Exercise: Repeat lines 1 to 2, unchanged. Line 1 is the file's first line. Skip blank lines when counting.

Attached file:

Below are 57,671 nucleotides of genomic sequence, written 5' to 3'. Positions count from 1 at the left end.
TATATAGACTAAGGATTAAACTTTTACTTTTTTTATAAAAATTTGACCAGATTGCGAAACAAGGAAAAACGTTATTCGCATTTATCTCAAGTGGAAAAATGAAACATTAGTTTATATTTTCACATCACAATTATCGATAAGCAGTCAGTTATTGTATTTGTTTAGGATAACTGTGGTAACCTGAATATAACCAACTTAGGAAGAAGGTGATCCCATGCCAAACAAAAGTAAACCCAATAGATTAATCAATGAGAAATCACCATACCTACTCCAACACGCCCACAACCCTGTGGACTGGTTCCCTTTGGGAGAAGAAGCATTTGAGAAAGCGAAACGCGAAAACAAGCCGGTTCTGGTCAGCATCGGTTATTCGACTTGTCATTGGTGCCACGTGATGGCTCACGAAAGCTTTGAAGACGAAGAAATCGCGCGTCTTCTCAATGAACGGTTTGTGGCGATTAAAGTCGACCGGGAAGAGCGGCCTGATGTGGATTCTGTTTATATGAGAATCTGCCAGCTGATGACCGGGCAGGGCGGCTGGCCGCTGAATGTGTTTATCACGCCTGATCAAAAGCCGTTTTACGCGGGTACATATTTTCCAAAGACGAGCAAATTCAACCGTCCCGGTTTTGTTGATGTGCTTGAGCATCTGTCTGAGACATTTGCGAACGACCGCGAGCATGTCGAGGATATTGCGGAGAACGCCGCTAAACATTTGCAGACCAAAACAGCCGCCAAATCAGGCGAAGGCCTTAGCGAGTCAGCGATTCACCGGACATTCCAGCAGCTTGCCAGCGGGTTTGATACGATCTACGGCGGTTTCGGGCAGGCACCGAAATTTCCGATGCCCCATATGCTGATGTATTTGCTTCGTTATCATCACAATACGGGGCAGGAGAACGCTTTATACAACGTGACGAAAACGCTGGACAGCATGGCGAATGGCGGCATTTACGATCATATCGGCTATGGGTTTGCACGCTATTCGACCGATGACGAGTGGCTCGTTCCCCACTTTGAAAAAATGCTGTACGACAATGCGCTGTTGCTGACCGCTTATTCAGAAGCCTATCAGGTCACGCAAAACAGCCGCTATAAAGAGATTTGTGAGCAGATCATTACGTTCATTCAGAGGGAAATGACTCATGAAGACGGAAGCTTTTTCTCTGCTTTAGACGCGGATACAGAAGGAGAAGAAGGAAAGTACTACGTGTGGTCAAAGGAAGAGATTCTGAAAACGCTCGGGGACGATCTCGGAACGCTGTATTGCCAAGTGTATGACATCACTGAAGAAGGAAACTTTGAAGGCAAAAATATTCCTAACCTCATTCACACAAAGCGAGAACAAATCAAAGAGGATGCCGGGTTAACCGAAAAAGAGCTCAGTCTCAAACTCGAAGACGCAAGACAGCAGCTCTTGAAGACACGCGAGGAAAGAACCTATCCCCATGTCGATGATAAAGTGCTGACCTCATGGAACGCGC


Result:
Below are 57,671 nucleotides of genomic sequence, written 5' to 3'. Positions count from 1 at the left end.
TATATAGACTAAGGATTAAACTTTTACTTTTTTTATAAAAATTTGACCAGATTGCGAAACAAGGAAAAACGTTATTCGCATTTATCTCAAGTGGAAAAATGAAACATTAGTTTATATTTTCACATCACAATTATCGATAAGCAGTCAGTTATTGTATTTGTTTAGGATAACTGTGGTAACCTGAATATAACCAACTTAGGAAGAAGGTGATCCCATGCCAAACAAAAGTAAACCCAATAGATTAATCAATGAGAAATCACCATACCTACTCCAACACGCCCACAACCCTGTGGACTGGTTCCCTTTGGGAGAAGAAGCATTTGAGAAAGCGAAACGCGAAAACAAGCCGGTTCTGGTCAGCATCGGTTATTCGACTTGTCATTGGTGCCACGTGATGGCTCACGAAAGCTTTGAAGACGAAGAAATCGCGCGTCTTCTCAATGAACGGTTTGTGGCGATTAAAGTCGACCGGGAAGAGCGGCCTGATGTGGATTCTGTTTATATGAGAATCTGCCAGCTGATGACCGGGCAGGGCGGCTGGCCGCTGAATGTGTTTATCACGCCTGATCAAAAGCCGTTTTACGCGGGTACATATTTTCCAAAGACGAGCAAATTCAACCGTCCCGGTTTTGTTGATGTGCTTGAGCATCTGTCTGAGACATTTGCGAACGACCGCGAGCATGTCGAGGATATTGCGGAGAACGCCGCTAAACATTTGCAGACCAAAACAGCCGCCAAATCAGGCGAAGGCCTTAGCGAGTCAGCGATTCACCGGACATTCCAGCAGCTTGCCAGCGGGTTTGATACGATCTACGGCGGTTTCGGGCAGGCACCGAAATTTCCGATGCCCCATATGCTGATGTATTTGCTTCGTTATCATCACAATACGGGGCAGGAGAACGCTTTATACAACGTGACGAAAACGCTGGACAGCATGGCGAATGGCGGCATTTACGATCATATCGGCTATGGGTTTGCACGCTATTCGACCGATGACGAGTGGCTCGTTCCCCACTTTGAAAAAATGCTGTACGACAATGCGCTGTTGCTGACCGCTTATTCAGAAGCCTATCAGGTCACGCAAAACAGCCGCTATAAAGAGATTTGTGAGCAGATCATTACGTTCATTCAGAGGGAAATGACTCATGAAGACGGAAGCTTTTTCTCTGCTTTAGACGCGGATACAGAAGGAGAAGAAGGAAAGTACTACGTGTGGTCAAAGGAAGAGATTCTGAAAACGCTCGGGGACGATCTCGGAACGCTGTATTGCCAAGTGTATGACATCACTGAAGAAGGAAACTTTGAAGGCAAAAATATTCCTAACCTCATTCACACAAAGCGAGAACAAATCAAAGAGGATGCCGGGTTAACCGAAAAAGAGCTCAGTCTCAAACTCGAAGACGCAAGACAGCAGCTCTTGAAGACACGCGAGGAAAGAACCTATCCCCATGTCGATGATAAAGTGCTGACCTCATGGAACGCGC